Friday, November 18, 2016

Our trip to Ohio, still dancing, part 2

Earlier this week, I wrote about the paper treasures I brought back from our four plus day trip to north central Ohio.  Today I want to write about the other treasures of the trip. 

We visited four different cemeteries, and found all the graves we were looking for.  At two of them, we found wonderful people who went out of their way to help us.  The ladies at the Mansfield cemetery, in particular, were real gems who wanted us to be successful in our hunt.  I didn't get their names but if you ever need help at the big Mansfield cemetery, you are in for a treat.  I was able to stand at the grave of my great great grandmother, Elizabeth Black Hetrick,  and pay my respects to the lady who was described in her death record as "truly a pious woman". Neat!  We also visited the graves of John and Hannah Finch Bell (helped by a lady at a neat hardware store just a bit north of the cemetery), Robert and Mary Yost Bell, in Bellville (with the help of a cemetery walker and a caretaker), and Alexis Lemmon, and Abraham and Sarah Lemmon Hetrick at yet another cemetery.  (That one, we walked for a while before we found our targets).  What was especially neat was that we were able to put flags on the graves of two War of 1812 veterans and two Revolutionary War veterans, three of those on Veteran's Day. 

We met such wonderful people on our trip.  Besides the cemetery helpers, a gentleman at the Morrow County courthouse turned out to be the county recorder, and he was kind enough to open up the genealogy library for us on a day that it wasn't officially open.  At a restaurant in Bellville, I asked the waitress about the history of the building.  She pointed to the booth next to us and I was soon introducing myself to the mayor of the town.  When I said that I was a descendant of Robert Bell, who founded the town, I was almost a celebrity.  I got a brief tour of some of the downtown area, and my name was passed on to the newspaper everything woman (reporter, editor, publisher, etc), who called and wanted to do an interview.  So that was another neat experience, and I guess today or tomorrow the weekly will come out, with a little column about our visit to Bellville.  All of these were serendipitous, or at least unexpected.  And in the courthouses and libraries, everyone without exception was both helpful and gracious.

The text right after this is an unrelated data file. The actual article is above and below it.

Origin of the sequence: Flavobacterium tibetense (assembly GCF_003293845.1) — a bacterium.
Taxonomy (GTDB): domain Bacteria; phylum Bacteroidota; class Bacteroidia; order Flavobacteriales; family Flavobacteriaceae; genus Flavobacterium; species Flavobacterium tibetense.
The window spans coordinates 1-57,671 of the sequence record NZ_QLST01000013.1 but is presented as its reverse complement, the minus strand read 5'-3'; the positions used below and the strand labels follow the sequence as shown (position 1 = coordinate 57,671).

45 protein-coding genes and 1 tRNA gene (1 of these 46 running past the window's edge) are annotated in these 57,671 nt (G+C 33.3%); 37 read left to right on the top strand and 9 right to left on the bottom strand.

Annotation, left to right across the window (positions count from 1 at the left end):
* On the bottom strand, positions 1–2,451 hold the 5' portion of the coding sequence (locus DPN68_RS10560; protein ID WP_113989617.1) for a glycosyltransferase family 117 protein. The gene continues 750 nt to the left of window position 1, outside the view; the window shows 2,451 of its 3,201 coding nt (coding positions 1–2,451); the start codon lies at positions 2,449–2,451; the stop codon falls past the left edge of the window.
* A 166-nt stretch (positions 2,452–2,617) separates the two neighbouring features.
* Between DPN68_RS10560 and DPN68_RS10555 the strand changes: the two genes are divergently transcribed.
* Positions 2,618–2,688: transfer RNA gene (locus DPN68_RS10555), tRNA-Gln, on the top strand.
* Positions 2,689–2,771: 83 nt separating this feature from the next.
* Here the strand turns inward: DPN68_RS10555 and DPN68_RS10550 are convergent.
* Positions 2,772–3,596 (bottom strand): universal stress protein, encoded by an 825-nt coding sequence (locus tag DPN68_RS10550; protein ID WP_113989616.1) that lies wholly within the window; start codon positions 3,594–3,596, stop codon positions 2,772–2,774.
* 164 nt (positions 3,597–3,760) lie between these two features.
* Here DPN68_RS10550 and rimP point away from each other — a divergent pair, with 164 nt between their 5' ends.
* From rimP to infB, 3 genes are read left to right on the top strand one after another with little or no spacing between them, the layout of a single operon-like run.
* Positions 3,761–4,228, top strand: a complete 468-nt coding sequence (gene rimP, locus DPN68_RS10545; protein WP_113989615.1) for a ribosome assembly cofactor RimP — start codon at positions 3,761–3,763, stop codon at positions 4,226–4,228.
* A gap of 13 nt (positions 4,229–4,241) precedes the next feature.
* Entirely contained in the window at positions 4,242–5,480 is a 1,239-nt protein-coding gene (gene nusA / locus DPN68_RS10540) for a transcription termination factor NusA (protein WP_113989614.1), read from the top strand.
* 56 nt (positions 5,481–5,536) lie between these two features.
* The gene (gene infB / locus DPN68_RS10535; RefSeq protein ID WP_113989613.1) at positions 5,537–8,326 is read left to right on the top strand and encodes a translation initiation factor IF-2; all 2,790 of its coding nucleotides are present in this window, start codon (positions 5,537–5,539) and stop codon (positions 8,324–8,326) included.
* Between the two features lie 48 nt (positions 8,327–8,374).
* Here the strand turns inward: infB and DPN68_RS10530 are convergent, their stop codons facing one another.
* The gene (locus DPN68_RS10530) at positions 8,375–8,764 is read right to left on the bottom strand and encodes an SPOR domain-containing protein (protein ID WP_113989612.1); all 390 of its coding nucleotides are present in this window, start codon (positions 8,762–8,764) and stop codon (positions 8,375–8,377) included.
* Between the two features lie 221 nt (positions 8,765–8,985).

It was a strange experience to walk the streets of Bellville.  Although nothing is left of Robert's town except the streets and general layout, still I could get a sense of what it must have been.  I could see in my mind the area, devastated by a recent tornado, that Robert chose for his town, knowing much of the work of clearing the trees had already been done.  I could see Huron Street as a trail by the river, used long before by the Huron Indian tribe.  I could imagine log cabins giving way to stick built homes, and stick built homes giving way to larger ones, as the town developed.  Bellville is a neat little town and if you're a Bell descendant, or even if you're not, it's worth a visit.

I also have several pages of notes to go through, that might be bread crumbs on my way to finding ancestors, or that might provide data that is missing in my records.  More treasures, for the taking.

It was a "most excellent" trip.  I plan to return to the Ohio Genealogy Library just outside of Bellville, because I was basically able to only go through one of their many sets of files and records there.  I know there is still genealogy gold, and I hope to mine for more!  For anyone reading this, plan your own trip, find your own treasures, and celebrate, with a happy genealogy dance, or otherwise!